Don't know how keen I would be to have the reigns tied around my waist though . . .

elindsen
02-17-2012, 11:46 PM
I was just skimming Amazon for a new read when I found an erotic romance. In the "ABout author" section it explained the writer had enough sexual partners and experience with bondage and stuff that her novel would really connect.

I got a little scared. And just to add but not slam, it was a self-pub.

Mr Flibble
02-18-2012, 12:25 AM
Meh, I don;t go for blurbs or 'about the author' on the back cover. - that shoudl be selling me the book, not the author's prowess. I do like the ones inside though, sometimes. *plans hers*

'Julia has never been a mage, or brained anyone with a poker, or shot anyone, not even a bit. But she can dream.....'

scarletpeaches
02-18-2012, 12:39 AM
I was just skimming Amazon for a new read when I found an erotic romance. In the "ABout author" section it explained the writer had enough sexual partners and experience with bondage and stuff that her novel would really connect.

I got a little scared. And just to add but not slam, it was a self-pub."I'm a slapper, so I wrote a book about sex," makes as much sense as "This crime novel was written by an experienced psychotic killer."

kuwisdelu
02-18-2012, 12:48 AM
as much sense as "This crime novel was written by an experienced psychotic killer."

Actually, that would totally make me pick up that book, and I ordinarily have no interest in crime novels.

scarletpeaches
02-18-2012, 12:49 AM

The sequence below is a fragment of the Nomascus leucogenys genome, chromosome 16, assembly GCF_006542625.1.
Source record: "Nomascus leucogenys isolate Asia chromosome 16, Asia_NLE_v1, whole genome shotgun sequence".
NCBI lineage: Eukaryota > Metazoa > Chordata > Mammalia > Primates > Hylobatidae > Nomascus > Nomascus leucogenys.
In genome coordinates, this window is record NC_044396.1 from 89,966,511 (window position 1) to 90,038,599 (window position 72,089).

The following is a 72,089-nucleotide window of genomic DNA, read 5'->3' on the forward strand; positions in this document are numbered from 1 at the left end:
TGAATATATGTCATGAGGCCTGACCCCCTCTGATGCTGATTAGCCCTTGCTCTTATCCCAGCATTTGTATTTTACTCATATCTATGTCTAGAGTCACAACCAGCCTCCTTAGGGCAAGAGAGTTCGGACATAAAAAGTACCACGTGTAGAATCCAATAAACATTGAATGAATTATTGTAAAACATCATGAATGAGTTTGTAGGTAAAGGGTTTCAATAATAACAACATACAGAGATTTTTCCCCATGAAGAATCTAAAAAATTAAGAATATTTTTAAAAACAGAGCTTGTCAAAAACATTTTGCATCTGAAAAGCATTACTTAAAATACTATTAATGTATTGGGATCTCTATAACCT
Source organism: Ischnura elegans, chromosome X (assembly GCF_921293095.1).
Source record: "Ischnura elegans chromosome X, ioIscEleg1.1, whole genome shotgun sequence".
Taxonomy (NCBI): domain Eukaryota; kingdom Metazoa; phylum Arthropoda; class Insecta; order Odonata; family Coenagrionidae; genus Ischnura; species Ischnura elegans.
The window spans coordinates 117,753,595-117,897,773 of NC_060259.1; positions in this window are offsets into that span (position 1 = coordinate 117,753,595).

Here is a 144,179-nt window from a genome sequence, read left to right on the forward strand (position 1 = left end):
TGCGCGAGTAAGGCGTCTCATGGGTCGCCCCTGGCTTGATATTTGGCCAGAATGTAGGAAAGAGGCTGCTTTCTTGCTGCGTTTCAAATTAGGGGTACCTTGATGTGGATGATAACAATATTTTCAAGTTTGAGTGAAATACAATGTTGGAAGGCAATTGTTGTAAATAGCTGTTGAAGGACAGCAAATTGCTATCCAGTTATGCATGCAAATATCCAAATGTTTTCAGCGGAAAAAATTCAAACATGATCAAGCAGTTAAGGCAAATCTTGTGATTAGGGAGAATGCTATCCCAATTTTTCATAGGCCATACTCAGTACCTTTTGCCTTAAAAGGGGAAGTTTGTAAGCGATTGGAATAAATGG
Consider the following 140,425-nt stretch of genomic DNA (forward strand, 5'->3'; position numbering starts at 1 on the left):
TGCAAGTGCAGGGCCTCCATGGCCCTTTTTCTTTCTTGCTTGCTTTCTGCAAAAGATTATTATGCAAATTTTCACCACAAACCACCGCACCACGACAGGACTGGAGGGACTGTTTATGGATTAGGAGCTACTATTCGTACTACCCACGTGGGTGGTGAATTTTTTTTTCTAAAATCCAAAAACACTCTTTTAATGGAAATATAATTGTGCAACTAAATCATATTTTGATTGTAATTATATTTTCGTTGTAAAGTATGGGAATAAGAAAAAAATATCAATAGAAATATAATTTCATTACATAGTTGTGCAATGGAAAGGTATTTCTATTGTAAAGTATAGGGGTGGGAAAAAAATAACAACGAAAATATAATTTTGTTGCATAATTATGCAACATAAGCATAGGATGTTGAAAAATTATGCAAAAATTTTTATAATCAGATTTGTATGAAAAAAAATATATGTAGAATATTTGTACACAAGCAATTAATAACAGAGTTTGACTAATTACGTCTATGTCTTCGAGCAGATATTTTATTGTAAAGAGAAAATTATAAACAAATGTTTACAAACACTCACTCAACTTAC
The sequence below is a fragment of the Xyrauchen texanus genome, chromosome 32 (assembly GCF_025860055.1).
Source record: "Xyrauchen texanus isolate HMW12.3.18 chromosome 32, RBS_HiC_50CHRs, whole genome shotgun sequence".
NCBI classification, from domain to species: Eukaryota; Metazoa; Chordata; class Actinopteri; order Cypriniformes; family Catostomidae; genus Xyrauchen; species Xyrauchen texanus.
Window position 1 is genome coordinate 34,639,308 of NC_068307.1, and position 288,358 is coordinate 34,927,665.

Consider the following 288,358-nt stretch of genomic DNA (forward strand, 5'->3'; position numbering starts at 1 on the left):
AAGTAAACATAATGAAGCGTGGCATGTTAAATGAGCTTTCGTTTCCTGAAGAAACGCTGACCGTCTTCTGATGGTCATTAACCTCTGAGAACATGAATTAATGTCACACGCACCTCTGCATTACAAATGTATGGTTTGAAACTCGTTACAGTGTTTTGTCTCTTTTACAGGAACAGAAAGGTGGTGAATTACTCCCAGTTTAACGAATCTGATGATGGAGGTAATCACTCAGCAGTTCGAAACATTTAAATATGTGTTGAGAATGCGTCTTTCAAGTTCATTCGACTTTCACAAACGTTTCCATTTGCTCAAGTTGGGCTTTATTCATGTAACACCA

You're a weirdo, though.

elindsen
02-18-2012, 04:12 AM
"I'm a slapper, so I wrote a book about sex," makes as much sense as "This crime novel was written by an experienced psychotic killer."

Maybe not killer, but a novel written by a criminal who got away with it...I might pick that up.

But we saw how successful and tasteful the HOW TO BE A CHILD MOLESTER was.

gothicangel
02-18-2012, 12:33 PM
Maybe not killer, but a novel written by a criminal who got away with it...I might pick that up.



Would that not give the game away to the police though? ;)

dpaterso
02-18-2012, 12:49 PM
Why not dash off a quick email to the publisher, complaining there's too much twat about the author and not enough shiznit about the story? If enough of you do this, and they listen, the world could be a better place within days.

Dear Sir/Madam, it is with despondency and alarm that I draw your attention to the outrageous waffletude on the back cover of your latest ex-SAS action-man-turned-mercenary crap-fest, which hit me like a .303 round between the eyes...

-Derek

seun
02-18-2012, 03:24 PM
Derek swore.

I'm telling.

bearilou
02-18-2012, 04:10 PM
waffletude is my new favorite word.

ArtsyAmy
02-18-2012, 06:02 PM
I've been laughing my way through this thread--a clay duck, elderly librarians... Thanks for the nice break from editing.

Jamiekswriter
02-18-2012, 06:16 PM
. how the author is Bourne/Bond/Bauer/Reacher/Superman rolled into one.

My first thought. . . Is the author single?

And into overweight, middle aged chicks that write fantasies and play video games.

I'm sexy and I know it.

Pyekett
02-18-2012, 07:13 PM
I'd use it, but it's not really sexy enough for my genre.

You can have it if you like. :D

Not for erotica, but maybe for more standard romance (http://www.guardian.co.uk/books/booksblog/2011/sep/12/shift-typo-romantic-novel-susan-andersen) genre.

Hah.

jjdebenedictis
02-18-2012, 11:53 PM
I actively avoid reading the author's bio until after I've read the book. I want to submerge myself in the story with no preconceptions. I don't want to know who wrote it.

Xelebes
02-19-2012, 05:09 AM
... blurbs are pretty useless in general. It would be so much better in my view if publishers spent that space giving accurate descriptions of what books are about rather than souped-up sales pitches that leave you clueless.

When marketing heads are not selling the product and rely on vagueness, there is a reason.